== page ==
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William Pyott (1851-1905)

William Pyott (1851-1905)

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1851 Victorian Poet


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William Pyott (1851-1905)

It  comes as no surprise that Blairgowrie, Rattray and the surrounding area have inspired artists, photographers and poets.

One poet of the Victorian era, William Pyott, lived most of his life in Rattray, and had the first edition of his 'Poems and Songs' published 'in my seventeenth year' as he puts it.  His four line stanzas of rhyming couplets and alternating line rhymes offer some fascinating glimpses of life in the local area at that time.  Born on 29 August 1851 in Ruthven, which, back then, was in Forfarshire, now Angus, William was the youngest of five children born to David Pyott, a native of Blairgowrie, who brought his family back to his home town when William was aged four.  The 1841 Census shows that William's father was employed as an Overseer in a Flax Spinning Mill at Ruthven.  William's mother, Mary Milne, was born in Peterhead, Aberdeenshsire.

The 1861 Census shows William's family living at Keathbank.  That census records the number of rooms in a house with one or more windows.  The Pyott family of seven had one such room.  William's father and four older siblings were all working in the flax mill, while William, aged 9, was at school.

It is known that from around the age of 12 William worked in the mills and that, before that, he had most likely been a 'half-timer' at the school at Craigmill, which was for the children of mill workers, working in the mill from early morning, attending school for a few hours then returning to work in the mill.

By the 1871 Census, William's mother had died, and William, aged 19, and his two older sisters, were still living at Keathbank with their father.  All four were working in the Mill, William as a Lapper's Apprentice.

According to the Glossary of Occupations on Scotlands People website, a Lapper 'worked in textile finishing, folding or doubling the cloth repeatedly upon itself ready for packing'.  William wrote in his poem 'The Dinsome Mill':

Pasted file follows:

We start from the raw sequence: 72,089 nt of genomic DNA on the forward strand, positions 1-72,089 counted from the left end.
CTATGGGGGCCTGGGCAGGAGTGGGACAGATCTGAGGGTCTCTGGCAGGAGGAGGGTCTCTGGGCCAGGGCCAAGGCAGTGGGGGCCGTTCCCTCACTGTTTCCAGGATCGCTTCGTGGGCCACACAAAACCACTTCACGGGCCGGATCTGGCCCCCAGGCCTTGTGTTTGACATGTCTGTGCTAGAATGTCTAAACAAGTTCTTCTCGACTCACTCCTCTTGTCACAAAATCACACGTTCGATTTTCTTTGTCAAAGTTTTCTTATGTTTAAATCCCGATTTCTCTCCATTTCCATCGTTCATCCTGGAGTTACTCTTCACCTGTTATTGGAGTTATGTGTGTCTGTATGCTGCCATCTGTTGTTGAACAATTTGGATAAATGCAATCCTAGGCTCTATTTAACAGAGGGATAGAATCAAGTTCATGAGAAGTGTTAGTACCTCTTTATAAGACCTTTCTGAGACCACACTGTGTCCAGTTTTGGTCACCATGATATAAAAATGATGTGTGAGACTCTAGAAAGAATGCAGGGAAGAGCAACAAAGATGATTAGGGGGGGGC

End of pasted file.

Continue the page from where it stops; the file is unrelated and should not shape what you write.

'How cheerless to me is the dinsome mill,

With its rayless dust and gloom;

Mair dear to my heart is the wimplin' rill,

And the banks where the wild flowers bloom.'

William Pyott was an admirer of the Rattray Covenanter Donald Cargill and three of his poems relate periods during Cargill's life: 'Cargill in the Tolbooth,' 'Cargill before the Council' and 'Cargill at the Cross of Edinburgh'.

In 1877 William Pyott married Margaret Duff in Blairgowrie and they went on to have three sons and four daughters.  Several addresses around Rattray and Blairgowrie may be associated with William Pyott.  Their first son William was born in 1877 at 7 Wellmeadow, Blairgowrie.  By the time of the 1881 Census William, Margaret and their first three children were living in Back Row, Rattray.  Sadly, two of their children died in infancy, and they are commemorated in  'In the Churchyard' and 'Dannie'.

From around 1883 to 1886 they lived in Victoria Place, Rattray.  By 1891 the family had moved to David Street, Blairgowrie, and William's occupation is recorded as Colporteur i.e. someone employed by a religious society to distribute Bibles and other religious tracts.  By this time William had published his second volume of poems, according to this advertisement:

Dundee weekly News 1891

Poems and Songs

by William Pyott, Rattray

Dundee - W. & D.C. Thomson, Courier Office.

 By 1901 their home was at Ashgrove Cottages, Rattray, and William's occupation is once again a Linen Cloth Lapper.  Ashgrove Cottages provided accommodation for workers at Ashgrove Works.

William Pyott died on 10 December 1905 aged 54.

The Dundee Evening Telegraph on Monday 11 December 1905 announced his death:


Yesterday Mr William Pyott died at the house of his son-in-law, Leslie Street, Blairgowrie, after an illness of only two days' duration.  The deceased was a lapper to trade, but was favourably known as a worshipper and follower of poesy.  He had published two volumes of poetry - rhythmical, flowing, musical verse, hardly rising to heroic heights, but, always pleasingly musical.  His great hero was the Covenanter, Donald Cargill, and to his memory he has indited many stanzas.  The older members of "The Literary" will well remember what a popular speaker he was, his speech being, like his verse, free, easy, and rhythmical.  A prominent minor poet, but a self-effacing man, his death removes a likeable personality from the district.

Used copies of 'Poems and Songs' by William Pyott can sometimes be purchased online.  A reprint version is also available.

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